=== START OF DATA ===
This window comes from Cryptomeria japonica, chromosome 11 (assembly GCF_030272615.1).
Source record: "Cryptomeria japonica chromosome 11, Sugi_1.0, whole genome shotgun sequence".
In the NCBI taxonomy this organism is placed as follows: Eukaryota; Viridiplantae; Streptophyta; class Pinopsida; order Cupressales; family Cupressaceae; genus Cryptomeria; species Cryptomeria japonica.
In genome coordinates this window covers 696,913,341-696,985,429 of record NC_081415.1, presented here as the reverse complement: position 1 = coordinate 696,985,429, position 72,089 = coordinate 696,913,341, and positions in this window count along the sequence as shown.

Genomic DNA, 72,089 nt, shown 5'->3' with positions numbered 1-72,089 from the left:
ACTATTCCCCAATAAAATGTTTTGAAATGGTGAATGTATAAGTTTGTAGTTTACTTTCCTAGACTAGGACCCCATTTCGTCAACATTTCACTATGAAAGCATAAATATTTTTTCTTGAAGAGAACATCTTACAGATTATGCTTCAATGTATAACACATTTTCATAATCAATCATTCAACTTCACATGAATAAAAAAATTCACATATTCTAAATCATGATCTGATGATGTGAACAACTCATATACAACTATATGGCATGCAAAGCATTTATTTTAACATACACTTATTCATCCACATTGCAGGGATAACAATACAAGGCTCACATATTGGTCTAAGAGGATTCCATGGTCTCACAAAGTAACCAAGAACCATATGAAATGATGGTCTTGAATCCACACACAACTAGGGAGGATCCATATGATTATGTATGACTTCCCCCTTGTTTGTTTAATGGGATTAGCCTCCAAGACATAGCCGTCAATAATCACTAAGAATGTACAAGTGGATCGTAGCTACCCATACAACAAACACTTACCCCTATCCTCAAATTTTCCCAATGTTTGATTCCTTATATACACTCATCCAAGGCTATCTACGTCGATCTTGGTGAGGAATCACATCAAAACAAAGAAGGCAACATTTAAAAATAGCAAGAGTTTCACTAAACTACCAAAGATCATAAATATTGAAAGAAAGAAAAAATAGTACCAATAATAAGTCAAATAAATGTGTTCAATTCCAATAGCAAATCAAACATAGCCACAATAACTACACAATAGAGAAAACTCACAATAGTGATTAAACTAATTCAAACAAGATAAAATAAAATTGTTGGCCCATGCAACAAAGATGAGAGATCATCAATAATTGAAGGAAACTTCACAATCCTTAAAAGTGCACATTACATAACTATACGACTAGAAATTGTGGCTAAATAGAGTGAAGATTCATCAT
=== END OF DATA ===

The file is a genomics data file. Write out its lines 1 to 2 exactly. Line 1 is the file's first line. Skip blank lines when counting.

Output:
This window comes from Cryptomeria japonica, chromosome 11 (assembly GCF_030272615.1).
Source record: "Cryptomeria japonica chromosome 11, Sugi_1.0, whole genome shotgun sequence".